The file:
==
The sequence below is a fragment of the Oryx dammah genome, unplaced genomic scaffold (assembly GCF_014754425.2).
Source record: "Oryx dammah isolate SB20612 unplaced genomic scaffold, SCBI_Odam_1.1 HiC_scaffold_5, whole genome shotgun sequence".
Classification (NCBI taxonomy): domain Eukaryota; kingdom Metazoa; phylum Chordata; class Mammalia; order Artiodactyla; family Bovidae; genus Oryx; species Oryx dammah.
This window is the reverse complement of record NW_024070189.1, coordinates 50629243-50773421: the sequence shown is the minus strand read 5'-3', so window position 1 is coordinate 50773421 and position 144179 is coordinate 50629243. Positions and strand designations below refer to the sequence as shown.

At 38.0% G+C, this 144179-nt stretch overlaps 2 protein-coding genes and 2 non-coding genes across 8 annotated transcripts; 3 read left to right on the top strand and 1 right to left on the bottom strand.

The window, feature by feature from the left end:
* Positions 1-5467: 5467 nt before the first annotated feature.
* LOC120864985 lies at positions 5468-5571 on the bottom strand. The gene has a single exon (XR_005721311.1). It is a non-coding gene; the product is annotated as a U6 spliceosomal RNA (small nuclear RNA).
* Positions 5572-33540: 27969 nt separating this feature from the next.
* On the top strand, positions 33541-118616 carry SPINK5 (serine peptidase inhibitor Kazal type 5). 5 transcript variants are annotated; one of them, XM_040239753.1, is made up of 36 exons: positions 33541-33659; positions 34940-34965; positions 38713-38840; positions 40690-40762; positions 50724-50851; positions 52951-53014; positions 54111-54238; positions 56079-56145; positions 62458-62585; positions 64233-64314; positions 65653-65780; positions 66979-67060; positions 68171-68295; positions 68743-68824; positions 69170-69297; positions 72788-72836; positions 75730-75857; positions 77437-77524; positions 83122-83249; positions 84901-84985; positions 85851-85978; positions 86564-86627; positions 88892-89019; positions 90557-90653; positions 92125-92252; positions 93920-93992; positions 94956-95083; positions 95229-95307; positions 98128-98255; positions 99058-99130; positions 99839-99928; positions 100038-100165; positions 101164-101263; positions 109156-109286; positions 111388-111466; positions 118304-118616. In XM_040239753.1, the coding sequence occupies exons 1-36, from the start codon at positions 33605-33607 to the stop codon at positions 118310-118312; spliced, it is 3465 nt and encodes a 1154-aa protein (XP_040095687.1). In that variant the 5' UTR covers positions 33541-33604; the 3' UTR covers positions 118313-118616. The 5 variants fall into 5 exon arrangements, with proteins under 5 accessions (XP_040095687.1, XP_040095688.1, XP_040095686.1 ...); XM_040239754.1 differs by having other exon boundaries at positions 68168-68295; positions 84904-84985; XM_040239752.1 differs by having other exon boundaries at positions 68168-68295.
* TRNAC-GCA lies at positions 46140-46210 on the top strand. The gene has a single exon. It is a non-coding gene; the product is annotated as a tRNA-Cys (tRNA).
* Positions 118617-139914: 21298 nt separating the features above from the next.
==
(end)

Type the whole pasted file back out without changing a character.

The sequence below is a fragment of the Oryx dammah genome, unplaced genomic scaffold (assembly GCF_014754425.2).
Source record: "Oryx dammah isolate SB20612 unplaced genomic scaffold, SCBI_Odam_1.1 HiC_scaffold_5, whole genome shotgun sequence".
Classification (NCBI taxonomy): domain Eukaryota; kingdom Metazoa; phylum Chordata; class Mammalia; order Artiodactyla; family Bovidae; genus Oryx; species Oryx dammah.
This window is the reverse complement of record NW_024070189.1, coordinates 50629243-50773421: the sequence shown is the minus strand read 5'-3', so window position 1 is coordinate 50773421 and position 144179 is coordinate 50629243. Positions and strand designations below refer to the sequence as shown.

At 38.0% G+C, this 144179-nt stretch overlaps 2 protein-coding genes and 2 non-coding genes across 8 annotated transcripts; 3 read left to right on the top strand and 1 right to left on the bottom strand.

The window, feature by feature from the left end:
* Positions 1-5467: 5467 nt before the first annotated feature.
* LOC120864985 lies at positions 5468-5571 on the bottom strand. The gene has a single exon (XR_005721311.1). It is a non-coding gene; the product is annotated as a U6 spliceosomal RNA (small nuclear RNA).
* Positions 5572-33540: 27969 nt separating this feature from the next.
* On the top strand, positions 33541-118616 carry SPINK5 (serine peptidase inhibitor Kazal type 5). 5 transcript variants are annotated; one of them, XM_040239753.1, is made up of 36 exons: positions 33541-33659; positions 34940-34965; positions 38713-38840; positions 40690-40762; positions 50724-50851; positions 52951-53014; positions 54111-54238; positions 56079-56145; positions 62458-62585; positions 64233-64314; positions 65653-65780; positions 66979-67060; positions 68171-68295; positions 68743-68824; positions 69170-69297; positions 72788-72836; positions 75730-75857; positions 77437-77524; positions 83122-83249; positions 84901-84985; positions 85851-85978; positions 86564-86627; positions 88892-89019; positions 90557-90653; positions 92125-92252; positions 93920-93992; positions 94956-95083; positions 95229-95307; positions 98128-98255; positions 99058-99130; positions 99839-99928; positions 100038-100165; positions 101164-101263; positions 109156-109286; positions 111388-111466; positions 118304-118616. In XM_040239753.1, the coding sequence occupies exons 1-36, from the start codon at positions 33605-33607 to the stop codon at positions 118310-118312; spliced, it is 3465 nt and encodes a 1154-aa protein (XP_040095687.1). In that variant the 5' UTR covers positions 33541-33604; the 3' UTR covers positions 118313-118616. The 5 variants fall into 5 exon arrangements, with proteins under 5 accessions (XP_040095687.1, XP_040095688.1, XP_040095686.1 ...); XM_040239754.1 differs by having other exon boundaries at positions 68168-68295; positions 84904-84985; XM_040239752.1 differs by having other exon boundaries at positions 68168-68295.
* TRNAC-GCA lies at positions 46140-46210 on the top strand. The gene has a single exon. It is a non-coding gene; the product is annotated as a tRNA-Cys (tRNA).
* Positions 118617-139914: 21298 nt separating the features above from the next.